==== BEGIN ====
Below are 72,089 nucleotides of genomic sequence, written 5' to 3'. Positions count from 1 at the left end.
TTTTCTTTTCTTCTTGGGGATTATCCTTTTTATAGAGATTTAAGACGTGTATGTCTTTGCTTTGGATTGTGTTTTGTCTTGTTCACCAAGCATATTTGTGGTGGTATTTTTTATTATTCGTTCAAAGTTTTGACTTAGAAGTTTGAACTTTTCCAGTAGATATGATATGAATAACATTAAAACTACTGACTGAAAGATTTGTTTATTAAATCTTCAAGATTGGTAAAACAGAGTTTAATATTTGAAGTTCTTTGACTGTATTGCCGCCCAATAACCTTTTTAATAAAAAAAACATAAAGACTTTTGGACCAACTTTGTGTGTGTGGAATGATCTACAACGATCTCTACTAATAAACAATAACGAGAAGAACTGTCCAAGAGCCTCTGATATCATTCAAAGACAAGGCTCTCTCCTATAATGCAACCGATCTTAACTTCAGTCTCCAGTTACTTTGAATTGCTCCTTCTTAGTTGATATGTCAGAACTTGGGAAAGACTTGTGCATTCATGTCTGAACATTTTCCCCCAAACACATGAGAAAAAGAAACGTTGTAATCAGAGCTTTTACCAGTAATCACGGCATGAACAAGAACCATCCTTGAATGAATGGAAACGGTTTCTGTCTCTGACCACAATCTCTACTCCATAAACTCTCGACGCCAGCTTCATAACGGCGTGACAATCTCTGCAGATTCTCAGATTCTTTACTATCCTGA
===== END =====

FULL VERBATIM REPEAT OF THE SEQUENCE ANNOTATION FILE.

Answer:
Below are 72,089 nucleotides of genomic sequence, written 5' to 3'. Positions count from 1 at the left end.
TTTTCTTTTCTTCTTGGGGATTATCCTTTTTATAGAGATTTAAGACGTGTATGTCTTTGCTTTGGATTGTGTTTTGTCTTGTTCACCAAGCATATTTGTGGTGGTATTTTTTATTATTCGTTCAAAGTTTTGACTTAGAAGTTTGAACTTTTCCAGTAGATATGATATGAATAACATTAAAACTACTGACTGAAAGATTTGTTTATTAAATCTTCAAGATTGGTAAAACAGAGTTTAATATTTGAAGTTCTTTGACTGTATTGCCGCCCAATAACCTTTTTAATAAAAAAAACATAAAGACTTTTGGACCAACTTTGTGTGTGTGGAATGATCTACAACGATCTCTACTAATAAACAATAACGAGAAGAACTGTCCAAGAGCCTCTGATATCATTCAAAGACAAGGCTCTCTCCTATAATGCAACCGATCTTAACTTCAGTCTCCAGTTACTTTGAATTGCTCCTTCTTAGTTGATATGTCAGAACTTGGGAAAGACTTGTGCATTCATGTCTGAACATTTTCCCCCAAACACATGAGAAAAAGAAACGTTGTAATCAGAGCTTTTACCAGTAATCACGGCATGAACAAGAACCATCCTTGAATGAATGGAAACGGTTTCTGTCTCTGACCACAATCTCTACTCCATAAACTCTCGACGCCAGCTTCATAACGGCGTGACAATCTCTGCAGATTCTCAGATTCTTTACTATCCTGA